I am not a patent lawyer. I know how long a patent lasts and some other details typical of many non-patent lawyers and lay inventors, but I'm not expert. But, I still say that when the law permits an injunction to issue based upon patents that are very likely invalid (in one case, finally so found by the PTO and in four other cases, preliminarily so found), as is the case in the Blackberry case, that something is deeply wrong with the law.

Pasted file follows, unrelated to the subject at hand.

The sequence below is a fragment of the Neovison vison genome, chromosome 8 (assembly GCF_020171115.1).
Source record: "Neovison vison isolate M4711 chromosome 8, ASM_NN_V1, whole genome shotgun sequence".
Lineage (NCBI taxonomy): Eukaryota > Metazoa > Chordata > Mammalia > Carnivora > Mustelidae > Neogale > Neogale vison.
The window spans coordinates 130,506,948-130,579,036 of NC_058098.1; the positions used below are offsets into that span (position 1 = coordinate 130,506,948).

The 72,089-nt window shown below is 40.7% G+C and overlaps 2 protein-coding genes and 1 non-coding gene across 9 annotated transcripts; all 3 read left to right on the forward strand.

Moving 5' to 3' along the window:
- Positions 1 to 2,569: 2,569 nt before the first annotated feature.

I also think that the maker of Blackberry should be able to seek restitution of amounts it has paid, if any, to the firm that won patent claims against it, when those patents are invalidated.
Finality can go too far. It is unconscionable to have laws that keep the innocent in prison, and it is unconscionable to allow the results of a civil action that found a violation of a patent to stand, if that patent is indeed, found to be invalid.